Category Archives: product requirement

Product Management by Committee

One of the key issues that plagues a delivery team is having no Product Manager to guide the team. However, something that is more troublesome is having multiple Product Managers for a single product. This is what is sometimes referred to as “Product Management by Committee”. I am reminded of a scenario where a boat in a race had 5 people managing it and 4 people actually rowing.

Did you say “Oh, Come on..!! it can’t be that bad” ?

I personally feel that if you want to set a team up for failure, this is one of the things that you could definitely do.

Let us take a closer look at what the problems could be, with having multiple product managers.

Same goal, different priorities: Each PM tries to push his Agenda. Many times, each PM might have the same overall goal, but different priorities. They don’t want to contradict / confront each other. Often, they end up talking to some key resources in the team and pushing their items / enhancements without letting the other PMs know.

Collective knowledge or Collective confusion? There is a possibility that each PM has a different understanding to a scenario in the Product domain. For example, 2 PMs might have varying understanding of how an Insurance claim is to be handled when a car being driven by a person less than 25 years of age gets into an accident at a roundabout with a car driven by a drunk person. In such a scenario, the team would be chasing a moving target if they have to listen to both PMs.

Personality clash: PMs come in all shapes and sizes. Some are more technically oriented than others, some more forceful, some more knowledgeable and some more articulative. When you have a mix of such people providing directions, the team would be torn apart and staring straight at failure.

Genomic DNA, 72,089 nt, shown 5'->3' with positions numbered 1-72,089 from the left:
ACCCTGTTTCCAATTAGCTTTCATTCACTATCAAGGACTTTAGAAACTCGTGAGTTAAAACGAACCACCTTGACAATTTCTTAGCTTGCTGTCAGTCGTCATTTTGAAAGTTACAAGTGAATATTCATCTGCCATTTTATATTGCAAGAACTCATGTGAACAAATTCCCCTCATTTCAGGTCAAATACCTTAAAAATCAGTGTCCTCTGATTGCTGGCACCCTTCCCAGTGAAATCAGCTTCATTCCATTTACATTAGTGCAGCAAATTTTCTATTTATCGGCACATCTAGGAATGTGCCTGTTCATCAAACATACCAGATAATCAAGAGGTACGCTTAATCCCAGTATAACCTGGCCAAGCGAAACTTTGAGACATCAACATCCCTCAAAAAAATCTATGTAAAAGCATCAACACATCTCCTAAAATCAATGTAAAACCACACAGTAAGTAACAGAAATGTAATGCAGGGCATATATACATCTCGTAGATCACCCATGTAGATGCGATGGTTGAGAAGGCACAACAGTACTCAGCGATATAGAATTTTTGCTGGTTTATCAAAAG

remix-monkeys-dance-clan-by-same-cc-by-sa-3-0

When Ted, my colleague took up the role of the Scrum Master for one such Agile team, this was one of the things that he identified as a failure factor. He set up a meeting with all 4 Product Managers and told them that henceforth the team would be happy to take inputs from all of them, however, all decisions and directions only from one of them. The PM committee now had to decide who that would be. They nominated Dave ( one of the key stakeholders within the PM committee) to be that person for the duration of the current release. This meant that

  • Dave would set priorities for the team and define the Acceptance criteria for each story.
  • Dave would resolve any conflict of ideas within the PM committee and provide direction to the Delivery team.
  • The Delivery team is not faced with various personalities with different agendas providing conflicting requirements. The team and PM have an opportunity to understand each other well and compliment each other for a successful delivery.

The team is now slowly increasing their iteration velocity, meeting most iteration commitments, gaining the trust of senior management and is able to enjoy their work. I believe this change has been the major factor in causing this turnaround.

Let us know what you think…

@SampathPrahalad

(Pic: Thanks to Remix Monkeys (A new creative look and Style on Urban Dance))

Does a PM know if a feature is over-engineered?

I often come across my Product Manager friends fretting about “over engineering” by their product development team. “Over engineering” leads to more time and money – which is a source of worry for the Product Manager. Does a Product Manager know if a feature is “over engineered” by engineering? Perhaps, Yes. Is the extent of engineering required for a product, a Product Manager’s prerogative? Perhaps, No. We love to state and perhaps over-state that Product Manager is also the complete owner of the product . Product Manager is of course the custodian of the business aspect of the product and has the say in what feature must go and the timeline of the feature. However, it is the engineering team consisting of software architects and developers who develop the product. Let us look at various scenarios based on two parameters: the scope of the product development and effort estimate. Continue reading

Interviewing Agile Product Manager

elephantTrust me, this has been most crazy of all interview rounds that I have been doing for quite some time now. Objective is to hire a product manager who has experience of delivering successful product release via agile methodology. Initially I felt that I am lucky to get so many CVs (candidates) with agile experience but as I started talking to these so called experts in agile, I started banging my head on the wall, and here is answer to WHY I did so.
Continue reading